The first step in organizing your finances is to determine what it is you’d like to accomplish. You can read about Setting Goals and Keeping Goals in previous posts. After your goals are set, if you want to organize your finances, take a look at your cash flow to figure what’s available to fund your goals.

Cash Management Analysis

The 3 steps to get you started are:

  1. Figure out how much you are spending.
  2. Figure out how much you earn and pay in taxes.
  3. Subtract your expenses and taxes from your income for your discretionary income.
This analysis does two things:
  1. It brings awareness to your spending habits, your taxes, and your income AND
  2. It allows you to spend consciously.

In other words, when you are faced with a decision to a buy new or used car, or bigger home, or even just to add a monthly cable bill to your expenses, you can do so consciously because you know exactly how it’ll impact your cash flow. So let’s explore how to figure your cash flow in a little more detail.


The best way to know where you are spending your money is to import all your credit card and banking transactions for the last 4 months into a FREE online budgeting software. I prefer Once you’ve opened an account and imported your transactions, you can look at trends in spending.  As you get more data, you’ll know how much goes towards food, auto, and housing expenses. This also tells you where you can lower your expenses if needed. If you’re interested, you can compare your spending habits with that of the rest of the country by looking at the latest Consumer Expenditure Survey. Mint does a nice job of suggesting ways to saving money on credit card interest and fees, insurance rates, and others.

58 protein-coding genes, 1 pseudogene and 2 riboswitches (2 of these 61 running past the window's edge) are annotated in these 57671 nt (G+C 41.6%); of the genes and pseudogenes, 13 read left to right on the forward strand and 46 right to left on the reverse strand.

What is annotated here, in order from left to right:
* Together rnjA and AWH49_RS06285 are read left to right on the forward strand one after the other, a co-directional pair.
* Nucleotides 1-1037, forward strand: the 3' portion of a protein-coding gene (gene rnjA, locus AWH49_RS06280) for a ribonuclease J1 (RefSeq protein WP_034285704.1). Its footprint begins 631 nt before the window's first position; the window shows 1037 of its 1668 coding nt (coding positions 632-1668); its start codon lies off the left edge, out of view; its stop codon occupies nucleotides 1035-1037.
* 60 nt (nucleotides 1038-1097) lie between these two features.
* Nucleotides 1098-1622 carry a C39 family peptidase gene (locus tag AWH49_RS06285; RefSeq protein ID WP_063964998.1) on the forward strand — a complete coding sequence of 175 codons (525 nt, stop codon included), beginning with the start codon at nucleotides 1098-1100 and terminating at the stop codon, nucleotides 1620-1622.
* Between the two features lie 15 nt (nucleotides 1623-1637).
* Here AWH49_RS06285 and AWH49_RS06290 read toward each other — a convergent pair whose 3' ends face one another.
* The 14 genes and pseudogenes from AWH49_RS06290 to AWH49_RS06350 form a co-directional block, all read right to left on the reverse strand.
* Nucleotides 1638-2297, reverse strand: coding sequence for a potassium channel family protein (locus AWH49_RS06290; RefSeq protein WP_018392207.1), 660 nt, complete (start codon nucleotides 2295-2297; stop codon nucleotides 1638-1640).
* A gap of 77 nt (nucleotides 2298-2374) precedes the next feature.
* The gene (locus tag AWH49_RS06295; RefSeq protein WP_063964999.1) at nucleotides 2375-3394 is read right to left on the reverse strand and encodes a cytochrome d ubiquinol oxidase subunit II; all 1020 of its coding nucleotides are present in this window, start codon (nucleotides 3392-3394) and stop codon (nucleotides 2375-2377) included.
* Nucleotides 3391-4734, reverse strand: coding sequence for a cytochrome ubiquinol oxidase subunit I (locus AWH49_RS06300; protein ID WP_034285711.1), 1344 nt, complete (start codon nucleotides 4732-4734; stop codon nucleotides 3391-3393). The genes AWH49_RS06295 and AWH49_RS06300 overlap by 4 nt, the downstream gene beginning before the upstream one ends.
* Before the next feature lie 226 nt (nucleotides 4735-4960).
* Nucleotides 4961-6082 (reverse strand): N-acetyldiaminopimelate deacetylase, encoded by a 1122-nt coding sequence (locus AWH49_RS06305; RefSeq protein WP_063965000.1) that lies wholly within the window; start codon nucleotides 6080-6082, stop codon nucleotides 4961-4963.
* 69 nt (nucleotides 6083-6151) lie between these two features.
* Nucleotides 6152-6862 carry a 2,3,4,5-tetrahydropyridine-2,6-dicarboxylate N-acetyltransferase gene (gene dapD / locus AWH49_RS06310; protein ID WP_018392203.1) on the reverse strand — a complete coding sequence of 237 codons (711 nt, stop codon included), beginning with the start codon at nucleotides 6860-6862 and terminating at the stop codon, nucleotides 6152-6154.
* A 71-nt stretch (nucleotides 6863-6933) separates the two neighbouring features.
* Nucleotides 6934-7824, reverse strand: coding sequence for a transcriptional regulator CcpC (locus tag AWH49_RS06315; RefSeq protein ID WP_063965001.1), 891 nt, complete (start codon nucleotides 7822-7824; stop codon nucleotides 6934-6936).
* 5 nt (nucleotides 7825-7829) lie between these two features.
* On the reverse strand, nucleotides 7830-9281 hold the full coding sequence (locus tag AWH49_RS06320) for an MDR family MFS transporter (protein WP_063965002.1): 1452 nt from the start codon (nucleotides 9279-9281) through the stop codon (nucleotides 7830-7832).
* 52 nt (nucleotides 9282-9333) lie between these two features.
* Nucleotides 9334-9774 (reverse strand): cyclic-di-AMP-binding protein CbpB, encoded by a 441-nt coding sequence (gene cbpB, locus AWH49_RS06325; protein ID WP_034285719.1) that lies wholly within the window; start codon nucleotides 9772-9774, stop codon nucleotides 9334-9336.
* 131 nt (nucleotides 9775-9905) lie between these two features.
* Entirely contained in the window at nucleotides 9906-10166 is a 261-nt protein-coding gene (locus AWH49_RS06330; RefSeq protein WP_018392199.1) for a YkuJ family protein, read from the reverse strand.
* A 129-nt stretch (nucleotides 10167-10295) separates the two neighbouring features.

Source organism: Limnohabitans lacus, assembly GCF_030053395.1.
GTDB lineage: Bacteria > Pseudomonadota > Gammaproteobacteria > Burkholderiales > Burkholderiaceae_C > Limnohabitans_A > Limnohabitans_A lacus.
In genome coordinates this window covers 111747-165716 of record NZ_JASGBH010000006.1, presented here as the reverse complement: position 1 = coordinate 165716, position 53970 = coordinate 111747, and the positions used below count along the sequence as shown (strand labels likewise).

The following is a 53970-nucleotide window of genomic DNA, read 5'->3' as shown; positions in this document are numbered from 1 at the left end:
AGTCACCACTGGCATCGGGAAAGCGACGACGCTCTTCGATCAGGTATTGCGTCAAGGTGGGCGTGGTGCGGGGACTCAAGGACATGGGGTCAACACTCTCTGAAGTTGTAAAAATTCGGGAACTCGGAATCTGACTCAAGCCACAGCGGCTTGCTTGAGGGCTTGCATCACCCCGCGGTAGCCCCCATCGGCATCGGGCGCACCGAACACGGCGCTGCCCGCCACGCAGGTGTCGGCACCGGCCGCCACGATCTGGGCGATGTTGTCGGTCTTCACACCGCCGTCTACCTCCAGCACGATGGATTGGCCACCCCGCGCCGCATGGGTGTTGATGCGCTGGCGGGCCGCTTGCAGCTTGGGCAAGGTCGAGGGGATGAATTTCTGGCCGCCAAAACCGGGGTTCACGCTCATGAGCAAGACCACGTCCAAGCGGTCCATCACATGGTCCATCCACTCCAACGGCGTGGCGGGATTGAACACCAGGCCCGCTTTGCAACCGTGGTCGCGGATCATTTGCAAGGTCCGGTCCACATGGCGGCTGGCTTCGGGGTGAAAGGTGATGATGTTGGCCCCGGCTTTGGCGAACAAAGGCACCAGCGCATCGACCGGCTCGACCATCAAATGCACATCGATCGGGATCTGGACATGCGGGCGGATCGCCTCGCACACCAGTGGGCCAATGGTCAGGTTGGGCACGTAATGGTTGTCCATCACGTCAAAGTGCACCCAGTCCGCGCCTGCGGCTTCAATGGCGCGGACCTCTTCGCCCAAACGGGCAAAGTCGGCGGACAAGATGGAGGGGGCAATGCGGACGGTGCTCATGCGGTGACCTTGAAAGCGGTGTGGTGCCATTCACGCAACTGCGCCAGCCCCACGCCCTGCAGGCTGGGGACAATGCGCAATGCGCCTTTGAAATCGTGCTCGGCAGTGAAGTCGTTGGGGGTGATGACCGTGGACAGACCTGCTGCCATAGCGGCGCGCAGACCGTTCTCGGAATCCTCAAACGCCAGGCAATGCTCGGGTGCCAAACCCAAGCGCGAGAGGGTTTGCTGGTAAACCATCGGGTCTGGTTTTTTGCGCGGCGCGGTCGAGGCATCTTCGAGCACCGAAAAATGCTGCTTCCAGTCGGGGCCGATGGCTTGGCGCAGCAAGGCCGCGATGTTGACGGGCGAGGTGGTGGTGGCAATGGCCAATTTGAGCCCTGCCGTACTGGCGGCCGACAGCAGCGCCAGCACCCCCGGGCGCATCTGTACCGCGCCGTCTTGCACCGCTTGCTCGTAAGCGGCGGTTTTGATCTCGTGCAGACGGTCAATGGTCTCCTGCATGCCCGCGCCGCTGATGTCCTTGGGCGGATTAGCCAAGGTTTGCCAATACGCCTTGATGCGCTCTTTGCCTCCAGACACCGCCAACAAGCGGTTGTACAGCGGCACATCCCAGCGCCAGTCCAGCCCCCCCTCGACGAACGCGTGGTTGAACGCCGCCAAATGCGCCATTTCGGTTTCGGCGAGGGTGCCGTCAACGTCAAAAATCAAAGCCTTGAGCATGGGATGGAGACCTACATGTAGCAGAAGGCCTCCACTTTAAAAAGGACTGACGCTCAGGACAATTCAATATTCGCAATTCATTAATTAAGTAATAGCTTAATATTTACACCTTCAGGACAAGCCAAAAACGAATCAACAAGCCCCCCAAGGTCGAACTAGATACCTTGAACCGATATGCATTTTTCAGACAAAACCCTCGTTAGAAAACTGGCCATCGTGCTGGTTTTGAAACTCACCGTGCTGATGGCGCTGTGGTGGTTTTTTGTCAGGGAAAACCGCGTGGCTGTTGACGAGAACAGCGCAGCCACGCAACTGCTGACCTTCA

Income & Taxes

The best way to do this is to look at Wages from line 1 of your tax return if you’re pre-retiree. Look at Total Income on line 22 of last year’s tax return if you’re a retiree. Subtract Total Tax (line 16) AND any State or Local Taxes from their respective returns to determine After-Tax Income.

Discretionary Income

Subtract your expenses from your after-tax income to determine how much you have available to fund your goals. This will let you know if you are living above or below your means. It’ll also let you know how much you have to put towards your goals.
This analysis lets pre-retirees know how much they can save, and what they may need for an income in retirement. It lets retirees know how much they’re spending in retirement and can prevent them from running out of money.
When you know how much you’re spending, you know if your nest egg can support it.
Whether you are a pre or post retiree, once you are aware of where your money is going, you can make conscious decisions with your money.


The best way to fund your goals is to save for them. That’s hard to do if you don’t know how much you can save. The best way to know how much you can save is to organize your finances with a cash flow analysis.
This article was originally posted on Apr 18th, 2012, and updated on January 27th, 2021. 

Rich Feight, CFP
Rich Feight, CFP

Hi, I'm Rich Feight I'm a fee-only Certified Financial Planner, successful business owner, and self-made millionaire that knows how to beat the system and become wealthy. I have a lot of clients that have done it too. I'm also pretty good at finding that ever-elusive work/life balance so many of us strive for. Lucky for you I have an abundant mindset and give all my knowledge away on my blog. So if you want to know what it takes to become a millionaire, follow me.

    6 replies to "Organize Your Finances – Cash Flow"

    • Great post Rich. Another best practice for folks to keep in mind is that the amount you save each month should be consider as part of your non-discretionary budget items like your housing, clothing, and food costs. I’ve seen folks who have a reduction in pay (maybe their company is going through a rough patch and they have to cut hours) immediately stop their savings plan without even thinking of cutting their discretionary expenses first.

      • I completely agree Ken! Savings goes down and cable, eating out, and others remain. Good points. Thanks for sharing.

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